We have previously written about the difficulties that businesses can encounter when trying to get a posting removed from a social media site. We have also previously covered several matters relating to the special online protections legislators have created for children (e.g.COPPA).

These two areas combined in a local law passed by Albany, New York relating to cyberbullying. Bullying of children has long existed in schools, but advances in technology, including social media, have expanded both the frequency and extent of the problem. Albany addressed the issue with Albany County Local Law No. 11 of 2010, which made cyberbullying a criminal offense if committed against “any minor or person”—which included corporations. The law defined “cyberbullying” very broadly:

Any act of communicating or causing a communication to be sent by mechanical or electronic means, including posting statements on the internet or through a computer or email network, disseminating embarrassing or sexually explicit photographs; disseminating private, personal, false or sexual information, or sending hate mail, with no legitimate private, personal or public purpose, with the intent to harass, annoy, threaten, abuse, taunt, intimidate, torment, humiliate, or otherwise inflict significant emotional harm on another person.

Violations could be punished by up to one year in jail and a $1,000 fine.

In December of 2010, after the local law was in effect, a 15-year-old high school student created a Facebook page and posted sexual information about fellow classmates. He was charged with violating the law, and entered a guilty plea on the condition that he reserved the right to challenge the constitutionality of the law.

On July 1, 2014, New York’s highest court ruled, 5-2, that the law was too broad and violated the First Amendment to the U.S. Constitution. Although Albany conceded that the law was overbroad, the county asked the court to sever the overbroad language and to leave the remainder of the law intact. The court refused, stating that severing the problematic provisions was not permissible in this instance because the court would encroach upon the county’s legislative authority.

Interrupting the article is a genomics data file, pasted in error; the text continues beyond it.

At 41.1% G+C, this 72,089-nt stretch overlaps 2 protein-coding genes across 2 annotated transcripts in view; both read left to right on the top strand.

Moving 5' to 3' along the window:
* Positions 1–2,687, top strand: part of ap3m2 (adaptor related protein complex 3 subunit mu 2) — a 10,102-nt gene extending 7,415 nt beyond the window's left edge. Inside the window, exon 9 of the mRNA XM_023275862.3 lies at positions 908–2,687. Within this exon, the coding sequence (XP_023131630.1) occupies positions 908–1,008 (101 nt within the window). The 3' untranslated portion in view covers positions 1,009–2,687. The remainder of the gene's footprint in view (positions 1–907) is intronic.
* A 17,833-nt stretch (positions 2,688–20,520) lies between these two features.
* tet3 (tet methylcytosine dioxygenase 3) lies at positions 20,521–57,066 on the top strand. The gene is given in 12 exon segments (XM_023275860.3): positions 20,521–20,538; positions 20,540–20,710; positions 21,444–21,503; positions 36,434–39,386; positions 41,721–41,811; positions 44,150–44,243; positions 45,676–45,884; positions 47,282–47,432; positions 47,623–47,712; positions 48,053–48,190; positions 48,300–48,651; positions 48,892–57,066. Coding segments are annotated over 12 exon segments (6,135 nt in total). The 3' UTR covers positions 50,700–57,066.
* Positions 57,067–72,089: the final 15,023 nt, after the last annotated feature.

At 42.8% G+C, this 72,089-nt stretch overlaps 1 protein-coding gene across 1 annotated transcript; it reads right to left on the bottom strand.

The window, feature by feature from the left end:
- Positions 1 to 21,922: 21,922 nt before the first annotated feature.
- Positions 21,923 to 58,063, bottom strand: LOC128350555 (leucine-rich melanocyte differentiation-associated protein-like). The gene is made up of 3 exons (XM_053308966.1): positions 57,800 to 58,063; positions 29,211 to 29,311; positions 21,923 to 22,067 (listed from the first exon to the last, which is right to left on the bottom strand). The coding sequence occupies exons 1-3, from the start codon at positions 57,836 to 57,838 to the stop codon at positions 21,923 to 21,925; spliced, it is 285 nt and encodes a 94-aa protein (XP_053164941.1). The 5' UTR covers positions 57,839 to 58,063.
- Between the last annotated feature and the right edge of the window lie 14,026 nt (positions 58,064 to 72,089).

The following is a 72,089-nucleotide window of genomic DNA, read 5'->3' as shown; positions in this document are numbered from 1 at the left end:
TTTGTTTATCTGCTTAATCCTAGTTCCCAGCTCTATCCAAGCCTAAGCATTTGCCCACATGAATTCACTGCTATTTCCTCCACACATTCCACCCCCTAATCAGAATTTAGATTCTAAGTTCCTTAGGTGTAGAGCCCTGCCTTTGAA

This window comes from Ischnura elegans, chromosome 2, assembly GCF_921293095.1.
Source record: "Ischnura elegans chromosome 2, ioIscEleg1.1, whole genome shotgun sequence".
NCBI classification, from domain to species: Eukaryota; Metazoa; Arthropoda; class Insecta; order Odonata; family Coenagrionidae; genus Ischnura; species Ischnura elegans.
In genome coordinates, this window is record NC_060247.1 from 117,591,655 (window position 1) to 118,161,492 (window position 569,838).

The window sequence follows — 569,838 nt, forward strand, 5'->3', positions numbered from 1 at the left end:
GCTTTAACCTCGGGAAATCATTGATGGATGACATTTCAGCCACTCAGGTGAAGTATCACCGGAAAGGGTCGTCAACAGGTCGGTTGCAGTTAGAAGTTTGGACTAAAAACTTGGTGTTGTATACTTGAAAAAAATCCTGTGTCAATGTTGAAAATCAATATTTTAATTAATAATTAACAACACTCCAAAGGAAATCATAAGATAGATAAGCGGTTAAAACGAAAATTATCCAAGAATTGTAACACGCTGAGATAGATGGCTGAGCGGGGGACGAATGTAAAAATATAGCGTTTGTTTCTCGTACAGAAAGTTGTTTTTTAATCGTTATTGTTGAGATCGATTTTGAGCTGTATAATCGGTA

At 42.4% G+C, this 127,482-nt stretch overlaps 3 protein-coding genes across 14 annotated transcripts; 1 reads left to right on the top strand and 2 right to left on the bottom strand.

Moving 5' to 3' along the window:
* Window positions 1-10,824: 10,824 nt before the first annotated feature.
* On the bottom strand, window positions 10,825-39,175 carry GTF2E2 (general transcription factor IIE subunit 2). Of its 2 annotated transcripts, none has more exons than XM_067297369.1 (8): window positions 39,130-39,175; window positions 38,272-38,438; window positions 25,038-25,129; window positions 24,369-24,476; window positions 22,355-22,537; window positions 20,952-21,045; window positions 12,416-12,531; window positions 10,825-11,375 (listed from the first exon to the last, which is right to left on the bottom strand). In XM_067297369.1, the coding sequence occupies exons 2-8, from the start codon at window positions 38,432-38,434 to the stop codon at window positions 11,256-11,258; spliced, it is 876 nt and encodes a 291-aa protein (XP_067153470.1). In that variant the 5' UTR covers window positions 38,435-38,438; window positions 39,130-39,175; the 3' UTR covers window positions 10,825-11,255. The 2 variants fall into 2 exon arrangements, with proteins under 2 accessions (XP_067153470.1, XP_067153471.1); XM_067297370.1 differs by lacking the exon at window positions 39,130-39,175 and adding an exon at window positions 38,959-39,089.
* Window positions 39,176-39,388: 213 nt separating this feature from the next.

The court agreed with the county that its motivation to protect children from cyberbullying was a permissible purpose for the county, and that the defendant’s Facebook communications were “repulsive and harmful to the subjects of his rants and potentially created a risk of physical or emotional injury based on the private nature of the comments.”  Nevertheless, the court dismissed the charges against the teenager because the law was “overbroad and facially invalid under the Free Speech Clause of the First Amendment.”  A county executive has stated that he will work with the legislature to propose new legislation that addresses the court’s concerns.

Sue Ross (susan.ross@nortonrosefulbright.com / +1 212 318 3280) is a lawyer in Norton Rose Fulbright’s US intellectual property practice.